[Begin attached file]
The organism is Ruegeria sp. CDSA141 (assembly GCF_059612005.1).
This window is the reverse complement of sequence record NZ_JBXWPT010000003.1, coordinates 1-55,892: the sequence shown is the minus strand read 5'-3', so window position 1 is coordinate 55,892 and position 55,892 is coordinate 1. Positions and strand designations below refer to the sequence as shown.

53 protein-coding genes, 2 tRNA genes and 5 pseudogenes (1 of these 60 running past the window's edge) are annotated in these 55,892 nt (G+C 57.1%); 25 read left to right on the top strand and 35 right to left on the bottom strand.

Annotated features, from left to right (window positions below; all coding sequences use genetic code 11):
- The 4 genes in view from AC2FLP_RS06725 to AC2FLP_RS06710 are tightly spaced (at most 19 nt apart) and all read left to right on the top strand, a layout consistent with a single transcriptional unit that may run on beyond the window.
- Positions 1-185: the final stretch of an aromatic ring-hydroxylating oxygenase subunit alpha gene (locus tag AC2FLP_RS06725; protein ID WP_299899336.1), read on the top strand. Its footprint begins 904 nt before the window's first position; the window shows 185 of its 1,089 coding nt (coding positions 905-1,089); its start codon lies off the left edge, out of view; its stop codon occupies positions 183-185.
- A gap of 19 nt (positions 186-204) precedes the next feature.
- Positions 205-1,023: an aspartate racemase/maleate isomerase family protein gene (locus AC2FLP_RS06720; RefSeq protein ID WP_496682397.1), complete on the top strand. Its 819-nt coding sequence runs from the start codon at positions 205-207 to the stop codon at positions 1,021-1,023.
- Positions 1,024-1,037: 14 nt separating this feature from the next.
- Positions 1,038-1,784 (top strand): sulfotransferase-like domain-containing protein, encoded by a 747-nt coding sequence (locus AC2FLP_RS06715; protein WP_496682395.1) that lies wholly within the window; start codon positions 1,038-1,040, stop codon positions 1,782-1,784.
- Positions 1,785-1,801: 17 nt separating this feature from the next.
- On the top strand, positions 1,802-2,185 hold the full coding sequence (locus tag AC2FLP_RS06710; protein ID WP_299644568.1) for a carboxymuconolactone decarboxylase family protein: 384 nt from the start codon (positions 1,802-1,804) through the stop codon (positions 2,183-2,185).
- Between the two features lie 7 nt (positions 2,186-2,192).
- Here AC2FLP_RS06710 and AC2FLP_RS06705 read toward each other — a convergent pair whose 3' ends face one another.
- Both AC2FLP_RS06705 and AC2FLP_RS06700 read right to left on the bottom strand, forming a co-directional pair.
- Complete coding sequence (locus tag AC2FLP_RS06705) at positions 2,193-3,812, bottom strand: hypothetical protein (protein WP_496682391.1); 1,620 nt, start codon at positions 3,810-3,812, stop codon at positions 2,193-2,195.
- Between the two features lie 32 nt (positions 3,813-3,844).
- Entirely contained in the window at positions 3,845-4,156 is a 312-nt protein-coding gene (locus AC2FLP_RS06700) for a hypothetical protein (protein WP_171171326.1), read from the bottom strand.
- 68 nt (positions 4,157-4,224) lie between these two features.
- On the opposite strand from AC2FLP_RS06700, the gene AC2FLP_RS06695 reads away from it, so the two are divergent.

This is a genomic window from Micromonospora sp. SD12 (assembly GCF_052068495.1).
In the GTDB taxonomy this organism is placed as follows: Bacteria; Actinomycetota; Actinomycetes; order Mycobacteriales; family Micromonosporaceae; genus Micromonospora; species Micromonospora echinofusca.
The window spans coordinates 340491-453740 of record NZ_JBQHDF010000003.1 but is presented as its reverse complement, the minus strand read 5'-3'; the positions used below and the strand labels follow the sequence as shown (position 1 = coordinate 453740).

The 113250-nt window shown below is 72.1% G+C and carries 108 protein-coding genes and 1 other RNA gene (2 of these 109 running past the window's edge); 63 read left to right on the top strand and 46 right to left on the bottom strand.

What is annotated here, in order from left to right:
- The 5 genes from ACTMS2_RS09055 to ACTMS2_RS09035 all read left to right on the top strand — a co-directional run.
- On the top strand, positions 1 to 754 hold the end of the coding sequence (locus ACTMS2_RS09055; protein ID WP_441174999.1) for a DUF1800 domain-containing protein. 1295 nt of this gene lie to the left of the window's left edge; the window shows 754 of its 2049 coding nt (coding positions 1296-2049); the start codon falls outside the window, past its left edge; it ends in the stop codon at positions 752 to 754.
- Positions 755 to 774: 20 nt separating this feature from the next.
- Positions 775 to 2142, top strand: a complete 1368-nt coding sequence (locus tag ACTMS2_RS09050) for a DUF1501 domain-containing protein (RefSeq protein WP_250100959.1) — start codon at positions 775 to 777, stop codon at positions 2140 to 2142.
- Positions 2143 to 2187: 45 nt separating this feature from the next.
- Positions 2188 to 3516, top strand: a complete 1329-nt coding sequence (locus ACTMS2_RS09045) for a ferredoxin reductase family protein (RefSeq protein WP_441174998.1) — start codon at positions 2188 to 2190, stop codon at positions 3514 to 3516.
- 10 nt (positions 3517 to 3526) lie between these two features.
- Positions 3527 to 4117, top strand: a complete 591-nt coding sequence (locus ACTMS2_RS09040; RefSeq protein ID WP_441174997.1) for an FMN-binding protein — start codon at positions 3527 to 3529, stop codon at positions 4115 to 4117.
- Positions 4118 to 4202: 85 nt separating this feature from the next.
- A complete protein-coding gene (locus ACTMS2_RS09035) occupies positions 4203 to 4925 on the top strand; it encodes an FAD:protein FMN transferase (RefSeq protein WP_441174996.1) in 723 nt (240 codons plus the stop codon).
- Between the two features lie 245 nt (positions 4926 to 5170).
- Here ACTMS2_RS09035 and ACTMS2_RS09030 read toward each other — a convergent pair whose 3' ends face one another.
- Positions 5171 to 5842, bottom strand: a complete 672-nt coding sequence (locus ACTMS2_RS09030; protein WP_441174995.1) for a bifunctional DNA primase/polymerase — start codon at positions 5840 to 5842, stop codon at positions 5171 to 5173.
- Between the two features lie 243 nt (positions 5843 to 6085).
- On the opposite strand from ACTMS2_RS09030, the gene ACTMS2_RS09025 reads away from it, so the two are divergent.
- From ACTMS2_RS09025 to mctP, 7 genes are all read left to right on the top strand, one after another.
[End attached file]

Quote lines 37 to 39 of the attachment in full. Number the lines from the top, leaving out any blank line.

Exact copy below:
- Here ACTMS2_RS09035 and ACTMS2_RS09030 read toward each other — a convergent pair whose 3' ends face one another.
- Positions 5171 to 5842, bottom strand: a complete 672-nt coding sequence (locus ACTMS2_RS09030; protein WP_441174995.1) for a bifunctional DNA primase/polymerase — start codon at positions 5840 to 5842, stop codon at positions 5171 to 5173.
- Between the two features lie 243 nt (positions 5843 to 6085).